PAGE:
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"Quality" property of VideoWriter object doesn't do anything. How to get higher quality mp4 video?

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Simon on 29 Jan 2019
Commented: Lucademicus on 30 Dec 2019
I'm trying to encode an animation as a video, using MATLAB 2017b. The frames of my animation are in struct F, which is produced earlier with getframe inside a loop.
The documentation for VideoWriter says, under the quality property,
Video quality, specified as an integer in the range, [0,100]. Higher quality numbers result in higher video quality and larger file sizes. Lower quality numbers result in lower video quality and smaller file sizes.
Quality is available only for objects associated with the MPEG-4 or Motion JPEG AVI profile. After you call open, you cannot change the Quality value.
Fair enough. This is what I'm trying:
V = VideoWriter(myfilename, 'MPEG-4');
V.FrameRate = 5;
V.Quality = 85;
However, regardless of what value I set V.Quality to, it produces exactly the same (heavily compressed) video with exactly the same filesize. This setting seems to be ignored.
Is this a bug? If not, then what am I doing wrong? Either way, how can I produce a higher-quality compressed video? (ideally using mp4/H.264, not M-JPEG etc, as I want it to be widely playable)

Answers (3)

Bjorn Gustavsson
Bjorn Gustavsson on 29 Jan 2019
It used to be so that movie2avi and VideoWriter didn't bother with the quality setting on Linux-machines - perhaps that's what you're running into. In my opinion the way to produce the movies with the best control on all settings is to write each frame as an image and then use something like mencoder, ffmpeg or some other standalone program to do that. Another problem might be that the frames grabed with getframe were too small - getframe just grabs a pix-map so its quality is sensitive to the physical size of the frame on-screen. Not much help, but maybe something...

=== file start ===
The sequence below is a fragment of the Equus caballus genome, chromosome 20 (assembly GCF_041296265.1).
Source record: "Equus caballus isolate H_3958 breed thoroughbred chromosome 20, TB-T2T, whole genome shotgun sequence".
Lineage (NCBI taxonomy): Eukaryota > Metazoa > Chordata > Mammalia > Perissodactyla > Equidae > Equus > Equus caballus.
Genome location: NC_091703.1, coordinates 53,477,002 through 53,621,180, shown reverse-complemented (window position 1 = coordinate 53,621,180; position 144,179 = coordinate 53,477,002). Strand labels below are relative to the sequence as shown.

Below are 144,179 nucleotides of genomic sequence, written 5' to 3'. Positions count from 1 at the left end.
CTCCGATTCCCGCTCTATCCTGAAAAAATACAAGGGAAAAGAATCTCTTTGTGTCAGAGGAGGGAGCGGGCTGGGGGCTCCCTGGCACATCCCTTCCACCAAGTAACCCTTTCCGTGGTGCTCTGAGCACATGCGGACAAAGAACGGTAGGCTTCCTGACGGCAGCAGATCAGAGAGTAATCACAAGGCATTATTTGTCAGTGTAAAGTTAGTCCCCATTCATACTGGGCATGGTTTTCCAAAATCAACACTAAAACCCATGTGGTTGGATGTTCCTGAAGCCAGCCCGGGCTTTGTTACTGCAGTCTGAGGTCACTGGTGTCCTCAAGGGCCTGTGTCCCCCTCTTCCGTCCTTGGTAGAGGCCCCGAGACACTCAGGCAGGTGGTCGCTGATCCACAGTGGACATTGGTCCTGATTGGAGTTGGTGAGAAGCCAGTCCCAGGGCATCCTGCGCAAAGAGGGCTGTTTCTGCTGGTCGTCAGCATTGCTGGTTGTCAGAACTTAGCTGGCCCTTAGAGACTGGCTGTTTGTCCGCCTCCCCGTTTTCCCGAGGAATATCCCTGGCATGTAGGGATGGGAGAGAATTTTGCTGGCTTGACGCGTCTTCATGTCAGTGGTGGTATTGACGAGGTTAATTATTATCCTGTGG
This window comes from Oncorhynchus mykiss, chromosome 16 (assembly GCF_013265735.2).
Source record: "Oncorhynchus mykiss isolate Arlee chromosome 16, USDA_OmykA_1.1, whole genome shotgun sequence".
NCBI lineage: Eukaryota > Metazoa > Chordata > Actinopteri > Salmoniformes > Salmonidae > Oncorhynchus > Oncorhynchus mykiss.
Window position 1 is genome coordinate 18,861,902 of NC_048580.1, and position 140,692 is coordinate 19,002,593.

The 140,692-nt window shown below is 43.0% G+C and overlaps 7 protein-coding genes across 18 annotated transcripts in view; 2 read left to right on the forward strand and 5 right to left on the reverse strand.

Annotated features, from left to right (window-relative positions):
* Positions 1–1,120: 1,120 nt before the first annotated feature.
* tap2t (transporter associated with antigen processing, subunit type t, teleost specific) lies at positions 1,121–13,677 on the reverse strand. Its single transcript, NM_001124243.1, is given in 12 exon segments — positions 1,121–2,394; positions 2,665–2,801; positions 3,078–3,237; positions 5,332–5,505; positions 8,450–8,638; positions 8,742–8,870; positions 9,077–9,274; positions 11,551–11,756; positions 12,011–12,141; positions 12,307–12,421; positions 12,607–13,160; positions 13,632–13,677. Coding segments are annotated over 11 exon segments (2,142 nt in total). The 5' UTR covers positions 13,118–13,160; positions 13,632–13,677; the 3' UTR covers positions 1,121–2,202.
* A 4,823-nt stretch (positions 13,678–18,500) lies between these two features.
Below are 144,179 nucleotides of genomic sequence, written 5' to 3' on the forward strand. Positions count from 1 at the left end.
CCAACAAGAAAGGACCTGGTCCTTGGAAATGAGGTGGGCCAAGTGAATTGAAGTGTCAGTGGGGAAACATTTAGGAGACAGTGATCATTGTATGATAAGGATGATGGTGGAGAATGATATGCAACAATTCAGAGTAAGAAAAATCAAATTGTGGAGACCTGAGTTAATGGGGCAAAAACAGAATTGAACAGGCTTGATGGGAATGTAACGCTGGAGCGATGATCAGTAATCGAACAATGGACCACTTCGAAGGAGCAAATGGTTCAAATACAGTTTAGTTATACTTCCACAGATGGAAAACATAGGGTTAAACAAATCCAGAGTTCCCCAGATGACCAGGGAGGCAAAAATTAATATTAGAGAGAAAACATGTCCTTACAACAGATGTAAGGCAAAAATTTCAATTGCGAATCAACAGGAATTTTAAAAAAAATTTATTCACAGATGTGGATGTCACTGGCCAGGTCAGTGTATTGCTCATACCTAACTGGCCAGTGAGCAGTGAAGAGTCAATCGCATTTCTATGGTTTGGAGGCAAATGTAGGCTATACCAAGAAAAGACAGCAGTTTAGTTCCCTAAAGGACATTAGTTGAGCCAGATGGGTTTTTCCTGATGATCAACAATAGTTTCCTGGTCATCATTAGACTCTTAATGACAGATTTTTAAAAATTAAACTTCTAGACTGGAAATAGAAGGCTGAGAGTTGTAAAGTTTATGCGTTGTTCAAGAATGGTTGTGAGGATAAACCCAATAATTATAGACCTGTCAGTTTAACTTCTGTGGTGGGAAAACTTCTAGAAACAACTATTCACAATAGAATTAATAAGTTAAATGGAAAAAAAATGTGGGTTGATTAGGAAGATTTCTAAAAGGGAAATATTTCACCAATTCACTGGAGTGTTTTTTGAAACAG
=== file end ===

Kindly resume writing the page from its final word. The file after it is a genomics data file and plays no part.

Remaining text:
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Sagar Shriram Salwe
Sagar Shriram Salwe on 30 Sep 2019
The simplest method to solve this i find out:
Just go to figure created by imagesc
Open file >Export setup and change the size from auto to expected size required.
Suppost 1920x1024 points and save this configuration and again rerun the .m file without closing image.
The expected changes required for high resolution will get obtained after doing this.
Hope this will help
Andrew Davies
Andrew Davies on 4 Oct 2019
I didn't find altering the video resoluton changes th eamount of compression used. Increasing the resolution did make things look a bit better, but the high level of compression still produces very poor results.

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Lucademicus on 30 Dec 2019
A solution would be to write the video as uncompressed avi, and invoke ffmpeg to compress it to mp4.
I've tested this code in R2019b on Windows and on Ubuntu
%% some example from VideoWriter doc
Z = peaks;
axis tight manual
%% video file
if isunix % for linux
pathVideoAVI = '~/someVideo.avi'; % filename, used later to generate mp4
elseif ispc % fow windows
pathVideoAVI = 'd:\someVideo.avi'; % filename, used later to generate mp4
writerObj = VideoWriter(pathVideoAVI,'Uncompressed AVI');
%% animate and write AVI
for k = 1:20
frame = getframe(gcf);
close(writerObj); % Close the movie file
%% convert AVI to MP4
pathVideoMP4 = regexprep(pathVideoAVI,'\.avi','.mp4'); % generate mp4 filename
if isunix % for linux
[~,~] = system(sprintf('ffmpeg -i %s -y -an -c:v libx264 -crf 0 -preset slow %s',pathVideoAVI,pathVideoMP4)); % for this to work, you should have installed ffmpeg and have it available on PATH
elseif ispc % for windows
[~,~] = system(sprintf('ffmpeg.exe -i %s -y -an -c:v libx264 -crf 0 -preset slow %s',pathVideoAVI,pathVideoMP4)); % for this to work, you should have installed ffmpeg and have it available on PATH
Of course you could finish this by removing the AVI file.


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